Investigating Friedmanism at the Fed
Bailout a Piggy Bank or ATM?
Are US taxpayers getting their bailout money back from Wall Street? Even if they are, is somebody else getting an even bigger bang for the buck? If anyone needs help, why not bailout the bottom and let it trickle up? Bigger picture, would we even have boom/bust if society adopted geonomics and ended land’s role as an object of speculation? Instead government could use land rent for public benefit. We trim, blend, and append three 2010 articles from: (1) Weekly Wastebasket, Volume XV No. 13: Apr 2, on Citigroup by Taxpayers for Common Sense; (2) Huffington Post, Apr 1, on Citigroup by Dean Baker, author of The Nanny State; and (3) The Nation, Mar 26, on the Fed by Greg Kaufmann.
by TCS, by Dean Baker, and by Greg Kaufmann
Bailout Piggy Bank
Treasury announced intentions to sell the 7.7 billion shares of Citigroup stock it had purchased with TARP funds -- aka the bailout. Taxpayers own more than a quarter of the company and at current stock prices would receive $33 billion, netting perhaps $8 billion on the sale. The sale would be structured over a long period, as the share price may take a bit of a dip as the market is flooded with Citigroup stock.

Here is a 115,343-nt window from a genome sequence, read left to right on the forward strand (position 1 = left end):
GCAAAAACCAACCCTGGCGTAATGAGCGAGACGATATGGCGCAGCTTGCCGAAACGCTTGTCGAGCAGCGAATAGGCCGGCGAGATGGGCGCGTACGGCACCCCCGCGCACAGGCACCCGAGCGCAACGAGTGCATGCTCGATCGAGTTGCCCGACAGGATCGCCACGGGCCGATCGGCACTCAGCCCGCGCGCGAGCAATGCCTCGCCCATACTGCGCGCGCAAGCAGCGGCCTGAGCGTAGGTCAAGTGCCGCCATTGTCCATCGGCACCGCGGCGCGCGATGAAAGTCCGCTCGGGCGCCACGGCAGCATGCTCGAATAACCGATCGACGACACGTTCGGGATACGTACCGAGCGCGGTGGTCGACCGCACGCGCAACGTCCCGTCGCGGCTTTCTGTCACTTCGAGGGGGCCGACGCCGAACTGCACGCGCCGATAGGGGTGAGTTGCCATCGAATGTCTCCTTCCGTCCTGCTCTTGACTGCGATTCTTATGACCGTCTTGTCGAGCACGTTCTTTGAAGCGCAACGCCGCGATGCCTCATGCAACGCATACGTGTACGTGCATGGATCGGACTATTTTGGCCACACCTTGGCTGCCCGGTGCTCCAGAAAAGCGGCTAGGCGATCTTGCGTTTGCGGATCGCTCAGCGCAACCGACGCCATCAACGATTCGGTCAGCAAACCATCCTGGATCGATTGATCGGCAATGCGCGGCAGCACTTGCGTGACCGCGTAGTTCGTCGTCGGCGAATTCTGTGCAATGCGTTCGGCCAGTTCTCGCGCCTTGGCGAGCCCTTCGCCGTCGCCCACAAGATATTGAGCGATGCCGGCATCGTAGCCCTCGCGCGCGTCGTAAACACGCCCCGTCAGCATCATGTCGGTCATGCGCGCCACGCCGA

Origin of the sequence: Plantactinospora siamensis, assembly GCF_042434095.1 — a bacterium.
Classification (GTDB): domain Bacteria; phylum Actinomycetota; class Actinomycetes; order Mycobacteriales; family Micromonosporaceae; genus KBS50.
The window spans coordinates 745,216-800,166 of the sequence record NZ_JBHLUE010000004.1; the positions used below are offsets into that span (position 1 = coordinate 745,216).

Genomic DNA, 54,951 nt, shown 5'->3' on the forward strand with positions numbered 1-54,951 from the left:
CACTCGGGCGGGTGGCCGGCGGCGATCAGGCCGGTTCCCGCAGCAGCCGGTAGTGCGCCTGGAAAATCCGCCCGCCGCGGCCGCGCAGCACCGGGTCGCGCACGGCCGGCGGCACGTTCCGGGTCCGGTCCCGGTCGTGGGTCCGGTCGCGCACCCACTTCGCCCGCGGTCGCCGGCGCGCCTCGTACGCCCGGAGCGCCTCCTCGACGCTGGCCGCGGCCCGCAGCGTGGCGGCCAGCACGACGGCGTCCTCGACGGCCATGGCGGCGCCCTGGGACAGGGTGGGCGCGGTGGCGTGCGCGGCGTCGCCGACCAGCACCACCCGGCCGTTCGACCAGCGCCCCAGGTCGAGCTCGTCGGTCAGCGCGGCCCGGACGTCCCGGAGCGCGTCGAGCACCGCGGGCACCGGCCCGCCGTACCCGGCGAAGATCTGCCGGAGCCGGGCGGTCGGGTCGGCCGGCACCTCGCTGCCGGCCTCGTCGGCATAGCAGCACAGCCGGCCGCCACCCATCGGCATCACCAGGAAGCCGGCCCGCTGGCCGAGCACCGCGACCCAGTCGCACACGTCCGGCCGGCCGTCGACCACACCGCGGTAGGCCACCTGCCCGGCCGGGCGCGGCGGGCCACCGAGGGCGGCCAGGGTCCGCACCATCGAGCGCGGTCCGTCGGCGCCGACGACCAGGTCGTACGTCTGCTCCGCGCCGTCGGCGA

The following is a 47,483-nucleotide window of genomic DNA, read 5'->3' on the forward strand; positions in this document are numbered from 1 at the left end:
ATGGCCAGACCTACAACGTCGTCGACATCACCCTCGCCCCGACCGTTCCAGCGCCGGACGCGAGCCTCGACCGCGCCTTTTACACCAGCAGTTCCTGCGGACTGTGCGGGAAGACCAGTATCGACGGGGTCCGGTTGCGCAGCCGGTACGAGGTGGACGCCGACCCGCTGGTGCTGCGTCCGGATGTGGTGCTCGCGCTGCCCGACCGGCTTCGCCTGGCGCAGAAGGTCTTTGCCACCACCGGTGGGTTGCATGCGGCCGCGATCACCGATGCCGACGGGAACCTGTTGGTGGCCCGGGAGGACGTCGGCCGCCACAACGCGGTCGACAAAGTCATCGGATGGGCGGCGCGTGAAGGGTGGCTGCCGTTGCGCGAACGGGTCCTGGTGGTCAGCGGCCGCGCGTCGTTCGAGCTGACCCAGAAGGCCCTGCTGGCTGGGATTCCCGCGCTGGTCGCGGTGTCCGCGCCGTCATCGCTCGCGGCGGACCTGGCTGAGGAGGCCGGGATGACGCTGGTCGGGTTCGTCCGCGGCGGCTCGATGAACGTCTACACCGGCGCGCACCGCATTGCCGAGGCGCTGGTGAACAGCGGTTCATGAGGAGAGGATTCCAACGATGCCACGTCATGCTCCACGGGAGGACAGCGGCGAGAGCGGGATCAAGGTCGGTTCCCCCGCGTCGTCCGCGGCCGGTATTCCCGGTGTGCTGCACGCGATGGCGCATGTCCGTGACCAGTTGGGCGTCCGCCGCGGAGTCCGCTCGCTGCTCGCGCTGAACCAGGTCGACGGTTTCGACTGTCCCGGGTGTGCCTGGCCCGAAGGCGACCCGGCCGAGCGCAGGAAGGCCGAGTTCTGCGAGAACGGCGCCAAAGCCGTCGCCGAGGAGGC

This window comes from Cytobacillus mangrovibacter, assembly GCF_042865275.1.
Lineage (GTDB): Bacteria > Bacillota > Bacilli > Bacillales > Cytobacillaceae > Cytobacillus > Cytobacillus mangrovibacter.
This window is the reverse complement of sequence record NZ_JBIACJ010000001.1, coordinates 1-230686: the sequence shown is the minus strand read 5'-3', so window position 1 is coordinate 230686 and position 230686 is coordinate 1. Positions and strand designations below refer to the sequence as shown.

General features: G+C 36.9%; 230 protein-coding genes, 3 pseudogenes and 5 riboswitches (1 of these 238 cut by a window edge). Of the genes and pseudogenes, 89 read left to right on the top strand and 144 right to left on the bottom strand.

The Troubled Asset Relief Program (TARP) -- $700 billion, the “nice round number” that Treasury officials conjured “out of the air” -- did just about everything but buy troubled assets. Instead, a large portion of the program was directed at bolstering banks, supporting the auto industry, investing in AIG, propping up money market funds, and helping the home lending sector.
TARP, which expires in October, will have cost well more than $100 billion.
JJS: And some say that’s a conservative estimate.
Did We Make a Profit on Citigroup?
In 2008, late November, Citigroup's stock price was rapidly descending toward zero and private investors would not go near the collapsing behemoth. The Treasury and Fed came up with a package that had the Treasury buying $20 billion in preferred Citigroup stock and guaranteeing the value of $300 billion in troubled assets. In exchange for this guarantee, the government got another $7 billion in preferred Citigroup stock.